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High income earners and whites get more from voting than low income earners and African Americans

Griffin, John and Newman, Brian (2013) High income earners and whites get more from voting than low income earners and African Americans. LSE American Politics and Policy (USAPP) Blog (18 Sep 2013). Blog Entry.

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Abstract

In all democratic societies, the public are encouraged to vote in order to have a say in how their government is run. But do all votes count equally? Looking at how representatives vote, and if this represents the preferences of their constituents, John Griffin and Brian Newman find that high income earners and whites have far greater levels of ‘voting power’ than low income earners and African Americans. Since incumbents have little incentive to appeal to nonvoters and those who have little voting power, the authors find that African Americans who vote are no better off than African Americans who don’t. If citizens increasingly perceive these inequalities, then this may be a further disincentive for them to vote, leading to questions of democratic legitimacy.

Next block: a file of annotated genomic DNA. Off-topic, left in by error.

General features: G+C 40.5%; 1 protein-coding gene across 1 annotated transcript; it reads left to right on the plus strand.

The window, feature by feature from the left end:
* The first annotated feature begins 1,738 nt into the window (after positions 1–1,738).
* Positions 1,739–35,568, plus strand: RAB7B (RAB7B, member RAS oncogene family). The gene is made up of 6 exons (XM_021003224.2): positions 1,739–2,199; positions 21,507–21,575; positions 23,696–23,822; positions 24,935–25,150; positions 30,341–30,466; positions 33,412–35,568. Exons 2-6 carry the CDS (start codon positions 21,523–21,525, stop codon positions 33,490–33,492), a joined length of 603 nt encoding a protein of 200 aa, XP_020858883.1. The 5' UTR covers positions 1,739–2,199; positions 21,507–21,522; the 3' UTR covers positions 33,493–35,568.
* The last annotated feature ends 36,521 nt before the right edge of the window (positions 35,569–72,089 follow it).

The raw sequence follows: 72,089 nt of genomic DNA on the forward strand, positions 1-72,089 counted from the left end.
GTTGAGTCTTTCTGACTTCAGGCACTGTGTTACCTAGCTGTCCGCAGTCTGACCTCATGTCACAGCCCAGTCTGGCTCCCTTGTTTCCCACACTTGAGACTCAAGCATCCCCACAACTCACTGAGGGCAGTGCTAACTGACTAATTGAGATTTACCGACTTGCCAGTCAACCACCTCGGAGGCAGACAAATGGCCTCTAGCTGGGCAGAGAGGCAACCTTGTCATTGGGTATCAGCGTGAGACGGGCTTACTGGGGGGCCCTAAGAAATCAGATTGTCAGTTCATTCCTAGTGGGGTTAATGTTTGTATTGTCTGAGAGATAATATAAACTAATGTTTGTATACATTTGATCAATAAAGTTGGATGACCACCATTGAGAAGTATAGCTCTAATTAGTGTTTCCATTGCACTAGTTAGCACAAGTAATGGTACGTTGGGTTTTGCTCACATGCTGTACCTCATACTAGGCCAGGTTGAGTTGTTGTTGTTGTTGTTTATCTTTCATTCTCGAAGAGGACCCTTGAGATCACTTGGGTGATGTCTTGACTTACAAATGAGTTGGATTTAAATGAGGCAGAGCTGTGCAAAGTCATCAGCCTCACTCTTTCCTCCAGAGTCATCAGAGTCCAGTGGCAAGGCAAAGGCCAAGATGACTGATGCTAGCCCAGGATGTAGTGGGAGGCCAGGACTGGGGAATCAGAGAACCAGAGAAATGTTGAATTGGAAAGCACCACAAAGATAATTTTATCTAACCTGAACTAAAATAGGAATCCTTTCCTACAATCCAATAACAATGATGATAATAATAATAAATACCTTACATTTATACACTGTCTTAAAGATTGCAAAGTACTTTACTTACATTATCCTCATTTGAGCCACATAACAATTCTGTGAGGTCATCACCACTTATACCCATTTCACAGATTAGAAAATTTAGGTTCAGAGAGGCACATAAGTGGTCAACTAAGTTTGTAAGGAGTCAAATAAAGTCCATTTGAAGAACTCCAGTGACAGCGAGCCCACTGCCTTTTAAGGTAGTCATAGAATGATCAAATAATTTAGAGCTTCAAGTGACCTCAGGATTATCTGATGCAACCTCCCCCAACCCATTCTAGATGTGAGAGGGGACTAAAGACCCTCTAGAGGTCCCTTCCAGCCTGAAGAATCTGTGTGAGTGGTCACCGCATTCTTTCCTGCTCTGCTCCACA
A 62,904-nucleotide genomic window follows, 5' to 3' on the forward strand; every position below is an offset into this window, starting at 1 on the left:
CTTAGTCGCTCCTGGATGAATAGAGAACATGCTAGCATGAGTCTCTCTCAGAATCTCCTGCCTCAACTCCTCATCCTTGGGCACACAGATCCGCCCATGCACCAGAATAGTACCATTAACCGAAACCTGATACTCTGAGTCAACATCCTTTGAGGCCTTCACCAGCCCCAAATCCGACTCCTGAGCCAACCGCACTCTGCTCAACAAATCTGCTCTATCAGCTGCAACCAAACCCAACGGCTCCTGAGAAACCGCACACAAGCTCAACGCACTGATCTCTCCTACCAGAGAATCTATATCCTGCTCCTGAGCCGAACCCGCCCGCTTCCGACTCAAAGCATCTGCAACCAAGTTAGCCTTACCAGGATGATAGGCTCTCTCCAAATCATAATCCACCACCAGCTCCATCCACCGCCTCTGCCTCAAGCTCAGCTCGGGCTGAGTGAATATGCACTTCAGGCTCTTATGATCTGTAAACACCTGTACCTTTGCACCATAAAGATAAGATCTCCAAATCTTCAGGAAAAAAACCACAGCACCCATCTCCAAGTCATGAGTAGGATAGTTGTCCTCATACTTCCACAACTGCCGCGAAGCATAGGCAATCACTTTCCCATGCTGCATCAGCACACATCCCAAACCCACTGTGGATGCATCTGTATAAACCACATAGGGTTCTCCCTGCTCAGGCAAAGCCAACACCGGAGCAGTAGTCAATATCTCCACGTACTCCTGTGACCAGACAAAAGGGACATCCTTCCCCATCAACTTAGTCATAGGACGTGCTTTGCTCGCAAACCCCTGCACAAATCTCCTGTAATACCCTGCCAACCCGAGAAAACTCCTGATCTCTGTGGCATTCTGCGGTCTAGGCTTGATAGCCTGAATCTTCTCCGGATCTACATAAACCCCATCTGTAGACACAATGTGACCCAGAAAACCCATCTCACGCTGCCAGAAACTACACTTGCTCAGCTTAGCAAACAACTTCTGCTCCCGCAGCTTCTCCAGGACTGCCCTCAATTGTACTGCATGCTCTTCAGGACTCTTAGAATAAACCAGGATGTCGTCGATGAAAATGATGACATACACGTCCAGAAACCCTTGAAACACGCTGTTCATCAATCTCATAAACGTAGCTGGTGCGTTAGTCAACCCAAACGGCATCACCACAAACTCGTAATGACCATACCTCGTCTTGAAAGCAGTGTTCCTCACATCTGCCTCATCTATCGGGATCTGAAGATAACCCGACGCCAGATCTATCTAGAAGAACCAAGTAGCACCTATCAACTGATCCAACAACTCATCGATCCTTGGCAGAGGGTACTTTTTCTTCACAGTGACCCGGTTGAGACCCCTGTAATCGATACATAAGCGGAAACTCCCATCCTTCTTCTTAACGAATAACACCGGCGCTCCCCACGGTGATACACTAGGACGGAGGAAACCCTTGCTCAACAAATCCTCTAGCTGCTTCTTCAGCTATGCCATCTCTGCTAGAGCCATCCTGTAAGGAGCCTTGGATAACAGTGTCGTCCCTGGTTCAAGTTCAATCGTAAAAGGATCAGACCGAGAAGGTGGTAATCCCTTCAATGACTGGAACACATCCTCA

Item Type: Online resource (Blog Entry)
Official URL: http://blogs.lse.ac.uk/usappblog/
Additional Information: © 2013 LSE USAPP; Online
Divisions: LSE
Subjects: H Social Sciences > HN Social history and conditions. Social problems. Social reform
H Social Sciences > HT Communities. Classes. Races
J Political Science > JK Political institutions (United States)
Sets: Collections > LSE American Politics and Policy (USAPP) Blog
Date Deposited: 23 Jun 2014 09:21
Last Modified: 01 Oct 2019 23:18
URI: http://eprints.lse.ac.uk/id/eprint/57176

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